Joo Lee Kang works with ink. She creates portraits of animals: incredibly detailed, Audubon- or Durer-like. They’re so precious and — dare I say? — cuddly that you want to pet them. It’s not the medium that’s unique here: ink has been around for centuries. Nor is it the subject matter. Animals rendered in ink have figured as subject matter since at least the time of ancient Greece and before that, in caves. What’s unique is that Kang uses a ballpoint pen to transport the ink to the paper. Here, a pen by any other name- Biro, Bic — would work as well.
Born in South Korea and educated in Boston, Kang’s point of view is urban. That doesn’t necessarily explain the subject matter but it does explain the compositions. From a distance these menageries are lyrical if not ornamental. Some are called “Festoons,” “Wreaths,” and “Bouquets” If you didn’t know better, you’d say they looked like Victorian wallpaper.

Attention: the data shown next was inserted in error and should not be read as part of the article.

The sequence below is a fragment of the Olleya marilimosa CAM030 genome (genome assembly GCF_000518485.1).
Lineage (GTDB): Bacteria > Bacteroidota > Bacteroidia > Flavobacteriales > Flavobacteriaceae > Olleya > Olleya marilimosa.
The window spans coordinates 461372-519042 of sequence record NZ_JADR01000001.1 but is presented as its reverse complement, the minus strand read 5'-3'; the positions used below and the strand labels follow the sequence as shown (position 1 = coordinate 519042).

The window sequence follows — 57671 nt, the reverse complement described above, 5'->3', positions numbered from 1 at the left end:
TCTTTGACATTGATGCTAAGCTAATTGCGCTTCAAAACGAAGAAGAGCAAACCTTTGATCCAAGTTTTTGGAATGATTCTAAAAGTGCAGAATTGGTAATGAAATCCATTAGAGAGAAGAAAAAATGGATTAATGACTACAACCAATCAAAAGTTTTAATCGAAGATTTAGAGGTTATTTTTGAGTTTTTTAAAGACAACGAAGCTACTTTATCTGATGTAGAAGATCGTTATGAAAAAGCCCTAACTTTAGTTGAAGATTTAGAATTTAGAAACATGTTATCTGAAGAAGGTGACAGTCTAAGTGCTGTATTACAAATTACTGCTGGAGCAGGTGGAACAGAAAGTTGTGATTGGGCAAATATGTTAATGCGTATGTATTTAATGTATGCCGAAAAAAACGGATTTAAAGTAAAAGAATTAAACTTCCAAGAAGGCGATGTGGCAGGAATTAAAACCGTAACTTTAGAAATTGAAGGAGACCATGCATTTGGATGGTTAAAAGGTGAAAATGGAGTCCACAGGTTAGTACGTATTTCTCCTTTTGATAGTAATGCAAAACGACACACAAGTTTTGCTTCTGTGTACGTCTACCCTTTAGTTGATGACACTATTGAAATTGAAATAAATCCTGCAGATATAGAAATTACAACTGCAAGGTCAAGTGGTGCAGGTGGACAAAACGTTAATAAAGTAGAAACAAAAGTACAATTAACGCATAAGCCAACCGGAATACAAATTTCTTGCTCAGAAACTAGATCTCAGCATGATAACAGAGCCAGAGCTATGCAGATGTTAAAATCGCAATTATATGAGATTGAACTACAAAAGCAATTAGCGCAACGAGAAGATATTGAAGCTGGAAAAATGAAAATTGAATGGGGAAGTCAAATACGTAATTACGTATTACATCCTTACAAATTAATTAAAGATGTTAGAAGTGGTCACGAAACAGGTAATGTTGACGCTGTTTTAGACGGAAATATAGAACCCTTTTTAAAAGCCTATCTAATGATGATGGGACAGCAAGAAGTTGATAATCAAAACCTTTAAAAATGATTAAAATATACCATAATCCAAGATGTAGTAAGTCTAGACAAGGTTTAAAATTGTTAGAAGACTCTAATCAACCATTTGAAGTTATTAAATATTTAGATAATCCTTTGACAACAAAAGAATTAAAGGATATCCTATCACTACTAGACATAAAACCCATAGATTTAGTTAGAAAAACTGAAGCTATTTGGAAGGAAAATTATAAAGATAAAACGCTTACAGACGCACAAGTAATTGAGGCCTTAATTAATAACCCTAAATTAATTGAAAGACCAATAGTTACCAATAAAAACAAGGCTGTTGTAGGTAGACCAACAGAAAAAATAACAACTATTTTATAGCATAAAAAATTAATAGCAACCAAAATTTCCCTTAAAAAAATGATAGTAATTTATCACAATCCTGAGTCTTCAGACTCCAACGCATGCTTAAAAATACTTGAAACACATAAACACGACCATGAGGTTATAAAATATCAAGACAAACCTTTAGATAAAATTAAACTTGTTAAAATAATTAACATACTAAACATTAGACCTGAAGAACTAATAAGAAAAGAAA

But you do know better, on closer examination. For one thing, the animals may appear to be aw-shucks Instagram-able. In fact, some of them are mutants. Co-joined squirrels, six-legged pigs and two-headed turtles: they co-mingle with their fresh-off-the-Ark colleagues. They go about their business, oblivious to the fact that they’re the product of either some environmental disaster or else a genetic experiment gone awry. For another thing, these portraits sometimes form part of an installation. Upon portraits she puts directly on the wall, Kang hangs framed ones. Off to the side, she places crumbled paper sculptures that resemble diabolical aeries. These nests don’t only contribute to the verisimilitude of the piece. They also suggest a looming environmental/genetic disaster. Interestingly, these sculptures go by the name of “Chaos.” If this work doesn’t serve as a cautionary tale, then nothing will.